‘Strategic’ nuclear plants may no longer require green clearance

Anubhuti Vishnoi | The Economic Times

The government is looking to free up the environmental clearance process for strategic nuclear power projects from the purview of the union environment ministry in view of the high confidentiality and national security interests involved.

It is examining ways to delegate the green clearance process specifically for these projects to the Atomic Energy Regulatory Board (AERB) instead, ET has learnt.

Highly placed sources in the environment ministry confirmed that a proposal to secure the nuclear and strategic project processes is under consideration and various modalities are being examined to delegate the Environmental clearance process to the AERB instead. AERB responded to ET queries, saying it has not yet set up any committee on this issue.

“There is already a special committee in the environment ministry which looks at strategic projects of this nature and keeps the details off public domain in view of the high levels of sensitivity involved. However, it is felt that even in such a dedicated process, full security of the data and other details may be at some risk. Since this is a national security matter, it is felt that it may be best to delegate the full EC process to AERB with all required assistance from Environment ministry and its experts”, the official told ET.

The move will have significant implications for India’s nuclear energy programme. The country currently has 23 nuclear reactor and seven nuclear plants in operations. It has collaborations in place with several foreign nations to expand its nuclear power programme and is looking to ramp up the network significantly over the next few years.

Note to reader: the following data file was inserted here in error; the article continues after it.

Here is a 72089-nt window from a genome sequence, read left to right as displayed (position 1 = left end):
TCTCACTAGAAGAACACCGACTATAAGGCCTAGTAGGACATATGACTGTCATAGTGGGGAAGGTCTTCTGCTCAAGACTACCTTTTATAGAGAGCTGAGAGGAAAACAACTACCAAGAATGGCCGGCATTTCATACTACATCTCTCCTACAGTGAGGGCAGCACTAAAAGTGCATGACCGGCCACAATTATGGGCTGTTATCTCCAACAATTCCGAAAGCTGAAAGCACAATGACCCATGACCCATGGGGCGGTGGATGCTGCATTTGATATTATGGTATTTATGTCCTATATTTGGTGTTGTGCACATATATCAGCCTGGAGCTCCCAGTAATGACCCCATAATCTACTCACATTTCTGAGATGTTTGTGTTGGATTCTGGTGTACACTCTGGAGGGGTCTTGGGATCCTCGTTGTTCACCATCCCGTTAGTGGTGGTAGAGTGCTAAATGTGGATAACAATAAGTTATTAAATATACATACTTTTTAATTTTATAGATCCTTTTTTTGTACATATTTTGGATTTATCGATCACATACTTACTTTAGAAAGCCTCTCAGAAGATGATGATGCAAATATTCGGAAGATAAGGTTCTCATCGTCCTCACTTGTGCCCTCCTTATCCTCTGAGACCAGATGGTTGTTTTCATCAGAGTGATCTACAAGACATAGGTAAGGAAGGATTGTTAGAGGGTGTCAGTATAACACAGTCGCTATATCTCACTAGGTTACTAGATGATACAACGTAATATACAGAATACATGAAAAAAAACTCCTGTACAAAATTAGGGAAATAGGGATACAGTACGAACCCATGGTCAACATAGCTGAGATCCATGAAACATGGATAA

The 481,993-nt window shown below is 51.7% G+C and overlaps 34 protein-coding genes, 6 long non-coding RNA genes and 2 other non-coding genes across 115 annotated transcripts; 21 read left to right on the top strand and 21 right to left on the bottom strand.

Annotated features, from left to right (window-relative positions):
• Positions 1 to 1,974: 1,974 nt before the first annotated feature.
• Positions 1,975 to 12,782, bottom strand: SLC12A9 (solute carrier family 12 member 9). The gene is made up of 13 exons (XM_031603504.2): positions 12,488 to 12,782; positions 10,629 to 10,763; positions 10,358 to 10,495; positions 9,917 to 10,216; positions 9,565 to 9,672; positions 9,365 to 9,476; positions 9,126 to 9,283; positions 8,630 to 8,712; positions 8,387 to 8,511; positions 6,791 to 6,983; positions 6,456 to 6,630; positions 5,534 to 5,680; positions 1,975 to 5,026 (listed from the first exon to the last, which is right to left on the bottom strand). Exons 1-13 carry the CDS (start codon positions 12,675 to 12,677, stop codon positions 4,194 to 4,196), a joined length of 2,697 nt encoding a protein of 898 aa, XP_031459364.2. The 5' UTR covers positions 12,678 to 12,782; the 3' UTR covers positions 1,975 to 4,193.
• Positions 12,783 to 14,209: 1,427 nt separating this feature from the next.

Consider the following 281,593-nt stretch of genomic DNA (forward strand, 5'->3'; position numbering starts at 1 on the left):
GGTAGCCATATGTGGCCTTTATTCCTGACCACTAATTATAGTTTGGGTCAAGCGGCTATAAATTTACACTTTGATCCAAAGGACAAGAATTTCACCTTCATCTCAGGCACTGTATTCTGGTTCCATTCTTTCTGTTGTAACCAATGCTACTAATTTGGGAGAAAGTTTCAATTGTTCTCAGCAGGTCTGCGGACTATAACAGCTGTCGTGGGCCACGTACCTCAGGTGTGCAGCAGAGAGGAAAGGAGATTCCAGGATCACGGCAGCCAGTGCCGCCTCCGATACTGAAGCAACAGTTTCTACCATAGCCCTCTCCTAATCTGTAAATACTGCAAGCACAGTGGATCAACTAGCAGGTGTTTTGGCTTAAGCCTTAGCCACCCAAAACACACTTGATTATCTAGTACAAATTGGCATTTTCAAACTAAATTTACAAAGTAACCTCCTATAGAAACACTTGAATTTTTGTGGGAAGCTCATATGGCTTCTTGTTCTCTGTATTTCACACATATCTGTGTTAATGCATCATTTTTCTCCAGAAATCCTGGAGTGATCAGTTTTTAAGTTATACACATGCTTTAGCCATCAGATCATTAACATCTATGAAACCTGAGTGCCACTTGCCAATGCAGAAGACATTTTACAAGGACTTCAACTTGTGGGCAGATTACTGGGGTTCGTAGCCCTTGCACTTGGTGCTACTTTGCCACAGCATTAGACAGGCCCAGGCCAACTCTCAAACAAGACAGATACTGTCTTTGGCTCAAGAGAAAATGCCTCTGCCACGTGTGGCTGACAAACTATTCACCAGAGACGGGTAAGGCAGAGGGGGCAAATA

The concern is around the various levels of file movement involved in an environmental clearance process and how this may open the confidential data to a possibility of leakage.

The environmental clearance process is mandated by the Environment Impact Assessment notification, 2006 and is required by most new large-scale projects or expansion of existing projects.
This is not a short process either.

It comprises of four stages – Screening, Scoping, Public Consultation and Appraisal by an Expert Appraisal Committee.

There is a dedicated Expert Appraisal Committee on Nuclear Power Projects and Strategic Defense projects but the government is now looking to tighten this process further and regulate the levels of file movement.

It is, therefore, felt that AERB is best equipped to address the green clearance process given it is India’s regulatory body for all nuclear plants and already works closely with the environment ministry on various aspects like site selection and effluent discharge limits from nuclear power plants.

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